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Research Studies is a monthly compilation of research articles funded by AHRQ or authored by AHRQ researchers and recently published in journals or newsletters.
Results1 to 2 of 2 Research Studies Displayed
Fowler FJ, Brenner PS, Cosenza C
How responding in Spanish affects CAHPS results.
The purpose of this study was to examine the associations of language and ethnicity with responses to CAHPS surveys and assess the effect of responding to CAHPS surveys in Spanish. The researchers surveyed patients who had received care at a Connecticut community health center within 6 or 12 months of being sent a CAHPS survey that asks about care experiences. Three hypotheses were tested: 1. Spanish speakers are more likely to choose extreme response options. 2. The meaning of the Spanish translation is different than the English version of the questions, with Spanish speakers providing different answers because of meaning differences. 3. Spanish speakers have different expectations regarding their health care than those who answer in English. Researchers evaluated any differences by ethnicity and language. The study found that those answering in Spanish gave significantly more positive reports than the other two groups on three of the five measures, and higher than the non-Hispanic respondents on a fourth. The study concluded that subjects answering in Spanish gave more positive reports of their medical experiences than Hispanics and non-Hispanics answering in English.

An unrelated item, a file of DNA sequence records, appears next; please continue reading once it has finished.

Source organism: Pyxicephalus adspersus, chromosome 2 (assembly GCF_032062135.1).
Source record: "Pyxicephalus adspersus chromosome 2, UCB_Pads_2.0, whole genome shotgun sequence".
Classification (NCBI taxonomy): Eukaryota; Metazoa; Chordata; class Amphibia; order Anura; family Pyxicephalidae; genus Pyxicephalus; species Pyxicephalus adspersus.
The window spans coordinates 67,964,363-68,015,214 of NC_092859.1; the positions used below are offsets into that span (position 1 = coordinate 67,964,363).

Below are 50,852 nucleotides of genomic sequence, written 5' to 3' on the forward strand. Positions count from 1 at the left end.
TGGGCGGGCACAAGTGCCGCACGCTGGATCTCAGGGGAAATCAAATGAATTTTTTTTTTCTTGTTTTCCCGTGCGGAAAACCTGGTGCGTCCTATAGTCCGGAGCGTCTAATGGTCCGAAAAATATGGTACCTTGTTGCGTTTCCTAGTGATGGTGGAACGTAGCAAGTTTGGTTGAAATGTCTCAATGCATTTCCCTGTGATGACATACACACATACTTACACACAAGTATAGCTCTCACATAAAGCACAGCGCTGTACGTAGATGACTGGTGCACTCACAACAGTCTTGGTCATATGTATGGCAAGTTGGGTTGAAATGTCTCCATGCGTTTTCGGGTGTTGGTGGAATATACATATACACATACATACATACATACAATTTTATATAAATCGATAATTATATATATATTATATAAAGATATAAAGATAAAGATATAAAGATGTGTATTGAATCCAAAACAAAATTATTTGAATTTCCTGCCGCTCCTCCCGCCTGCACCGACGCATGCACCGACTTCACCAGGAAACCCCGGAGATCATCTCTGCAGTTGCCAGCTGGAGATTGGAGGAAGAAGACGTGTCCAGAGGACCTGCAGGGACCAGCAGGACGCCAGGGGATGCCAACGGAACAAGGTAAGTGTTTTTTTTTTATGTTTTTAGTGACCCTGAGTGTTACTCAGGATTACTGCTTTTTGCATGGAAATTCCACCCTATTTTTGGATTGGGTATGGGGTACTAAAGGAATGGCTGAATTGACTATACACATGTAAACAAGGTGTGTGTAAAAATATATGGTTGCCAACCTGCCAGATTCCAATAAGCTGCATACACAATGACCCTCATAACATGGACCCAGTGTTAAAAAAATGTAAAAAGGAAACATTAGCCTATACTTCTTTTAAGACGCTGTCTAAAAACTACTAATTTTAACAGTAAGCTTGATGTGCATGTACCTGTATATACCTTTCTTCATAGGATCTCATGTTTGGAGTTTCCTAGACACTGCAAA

Citation: Fowler FJ, Brenner PS, Cosenza C . How responding in Spanish affects CAHPS results. BMC Health Serv Res 2022 Jul 8;22(1):884. doi: 10.1186/s12913-022-08262-1..
Keywords: Consumer Assessment of Healthcare Providers and Systems (CAHPS), Cultural Competence, Patient Experience, Quality of Care, Racial / Ethnic Minorities
Kirby JB, Berdahl TA, Stone RA
AHRQ Author: Kirby JB, Berdahl TA
Perceptions of patient-provider communication across the six largest Asian subgroups in the USA.
Investigators sought to estimate racial/ethnic differences in perceptions of provider communication among the six largest Asian subgroups. Using MEPS data, they found that negative views of provider communication are not pervasive among all Asians but, rather, primarily reflect the perceptions of Chinese and, possibly, Vietnamese patients. They recommended that researchers, policymakers, health plan executives, and others who produce or use data on patients' experiences with health care avoid categorizing all Asians into a single group.
Citation: Kirby JB, Berdahl TA, Stone RA . Perceptions of patient-provider communication across the six largest Asian subgroups in the USA. J Gen Intern Med 2021 Apr;36(4):888-93. doi: 10.1007/s11606-020-06391-z..
Keywords: Medical Expenditure Panel Survey (MEPS), Consumer Assessment of Healthcare Providers and Systems (CAHPS), Clinician-Patient Communication, Communication, Patient Experience, Racial / Ethnic Minorities, Cultural Competence